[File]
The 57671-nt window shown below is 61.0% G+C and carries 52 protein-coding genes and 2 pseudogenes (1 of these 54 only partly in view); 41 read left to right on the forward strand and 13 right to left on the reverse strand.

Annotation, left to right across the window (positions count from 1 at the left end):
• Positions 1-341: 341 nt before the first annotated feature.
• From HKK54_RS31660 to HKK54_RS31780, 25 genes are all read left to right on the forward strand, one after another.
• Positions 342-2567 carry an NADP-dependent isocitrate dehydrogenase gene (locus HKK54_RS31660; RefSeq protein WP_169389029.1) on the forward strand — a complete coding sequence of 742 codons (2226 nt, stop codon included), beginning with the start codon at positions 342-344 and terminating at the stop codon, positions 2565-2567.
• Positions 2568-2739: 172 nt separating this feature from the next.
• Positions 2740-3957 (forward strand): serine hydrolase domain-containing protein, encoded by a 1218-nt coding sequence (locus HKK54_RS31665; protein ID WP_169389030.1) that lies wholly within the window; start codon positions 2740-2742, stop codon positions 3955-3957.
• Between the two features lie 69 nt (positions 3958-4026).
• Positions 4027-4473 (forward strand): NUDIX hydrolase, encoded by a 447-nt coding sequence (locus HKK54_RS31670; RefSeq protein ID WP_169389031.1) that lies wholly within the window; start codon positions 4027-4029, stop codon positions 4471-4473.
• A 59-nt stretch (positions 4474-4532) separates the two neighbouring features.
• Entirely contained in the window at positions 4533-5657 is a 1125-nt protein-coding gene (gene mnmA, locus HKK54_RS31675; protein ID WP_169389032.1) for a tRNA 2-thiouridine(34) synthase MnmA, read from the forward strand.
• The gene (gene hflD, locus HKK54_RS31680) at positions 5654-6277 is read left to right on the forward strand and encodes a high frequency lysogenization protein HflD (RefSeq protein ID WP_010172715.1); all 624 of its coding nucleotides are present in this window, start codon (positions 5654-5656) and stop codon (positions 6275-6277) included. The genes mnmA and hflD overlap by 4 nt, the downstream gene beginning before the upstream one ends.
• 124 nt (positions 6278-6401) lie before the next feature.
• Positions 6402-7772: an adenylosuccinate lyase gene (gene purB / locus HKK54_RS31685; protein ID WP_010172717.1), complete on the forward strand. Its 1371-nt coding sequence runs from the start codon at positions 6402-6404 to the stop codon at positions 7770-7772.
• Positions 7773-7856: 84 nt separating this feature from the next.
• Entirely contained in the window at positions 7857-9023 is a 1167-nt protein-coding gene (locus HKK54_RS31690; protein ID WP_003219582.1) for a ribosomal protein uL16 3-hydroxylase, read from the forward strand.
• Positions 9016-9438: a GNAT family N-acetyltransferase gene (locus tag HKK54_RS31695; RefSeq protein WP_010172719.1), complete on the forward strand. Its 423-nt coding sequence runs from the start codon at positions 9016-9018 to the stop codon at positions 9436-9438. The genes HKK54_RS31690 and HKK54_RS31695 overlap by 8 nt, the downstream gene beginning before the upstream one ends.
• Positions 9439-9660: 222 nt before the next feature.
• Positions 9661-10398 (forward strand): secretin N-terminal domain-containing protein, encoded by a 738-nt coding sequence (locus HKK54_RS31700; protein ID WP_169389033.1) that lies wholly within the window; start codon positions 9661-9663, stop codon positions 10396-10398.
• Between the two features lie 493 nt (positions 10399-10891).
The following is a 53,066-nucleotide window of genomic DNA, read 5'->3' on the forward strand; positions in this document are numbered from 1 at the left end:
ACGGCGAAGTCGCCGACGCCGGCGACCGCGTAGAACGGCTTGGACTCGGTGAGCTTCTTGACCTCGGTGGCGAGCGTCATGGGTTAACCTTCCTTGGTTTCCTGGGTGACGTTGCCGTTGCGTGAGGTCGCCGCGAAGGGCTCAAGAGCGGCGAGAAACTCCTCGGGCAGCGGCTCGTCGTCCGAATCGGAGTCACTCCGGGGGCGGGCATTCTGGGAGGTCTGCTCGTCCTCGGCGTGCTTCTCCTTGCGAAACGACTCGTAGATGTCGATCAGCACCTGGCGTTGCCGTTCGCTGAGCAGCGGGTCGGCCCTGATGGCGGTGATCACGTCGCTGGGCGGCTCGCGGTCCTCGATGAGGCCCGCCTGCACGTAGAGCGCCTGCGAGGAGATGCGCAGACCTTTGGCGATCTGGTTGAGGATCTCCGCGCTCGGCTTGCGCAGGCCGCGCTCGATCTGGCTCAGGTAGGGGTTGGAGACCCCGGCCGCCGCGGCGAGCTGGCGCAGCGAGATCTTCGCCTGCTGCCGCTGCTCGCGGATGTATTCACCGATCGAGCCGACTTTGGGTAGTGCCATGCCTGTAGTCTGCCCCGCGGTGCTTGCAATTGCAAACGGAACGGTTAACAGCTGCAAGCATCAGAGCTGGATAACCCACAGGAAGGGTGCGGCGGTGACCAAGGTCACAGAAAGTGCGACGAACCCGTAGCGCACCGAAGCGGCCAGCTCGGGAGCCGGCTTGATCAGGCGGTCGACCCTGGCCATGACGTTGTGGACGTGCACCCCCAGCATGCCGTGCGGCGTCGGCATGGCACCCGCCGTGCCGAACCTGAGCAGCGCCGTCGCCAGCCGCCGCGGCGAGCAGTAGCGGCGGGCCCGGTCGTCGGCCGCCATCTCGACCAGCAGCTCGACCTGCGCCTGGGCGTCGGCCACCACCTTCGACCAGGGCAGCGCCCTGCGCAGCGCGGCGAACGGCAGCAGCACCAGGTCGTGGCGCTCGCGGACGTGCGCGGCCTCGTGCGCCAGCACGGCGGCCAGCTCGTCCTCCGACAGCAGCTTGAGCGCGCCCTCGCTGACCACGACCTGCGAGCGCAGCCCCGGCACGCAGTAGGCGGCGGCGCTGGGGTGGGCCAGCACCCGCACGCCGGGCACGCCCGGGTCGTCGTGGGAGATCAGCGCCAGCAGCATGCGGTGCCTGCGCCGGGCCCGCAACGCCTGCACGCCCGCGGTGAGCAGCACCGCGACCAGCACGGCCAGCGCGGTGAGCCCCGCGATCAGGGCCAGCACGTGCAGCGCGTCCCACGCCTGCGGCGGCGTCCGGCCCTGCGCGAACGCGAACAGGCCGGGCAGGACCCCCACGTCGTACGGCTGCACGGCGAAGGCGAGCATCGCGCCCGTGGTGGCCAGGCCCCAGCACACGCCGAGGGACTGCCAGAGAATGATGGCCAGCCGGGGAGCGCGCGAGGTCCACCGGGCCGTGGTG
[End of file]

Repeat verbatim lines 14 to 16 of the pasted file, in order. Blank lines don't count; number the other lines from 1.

• Positions 6402-7772: an adenylosuccinate lyase gene (gene purB / locus HKK54_RS31685; protein ID WP_010172717.1), complete on the forward strand. Its 1371-nt coding sequence runs from the start codon at positions 6402-6404 to the stop codon at positions 7770-7772.
• Positions 7773-7856: 84 nt separating this feature from the next.
• Entirely contained in the window at positions 7857-9023 is a 1167-nt protein-coding gene (locus HKK54_RS31690; protein ID WP_003219582.1) for a ribosomal protein uL16 3-hydroxylase, read from the forward strand.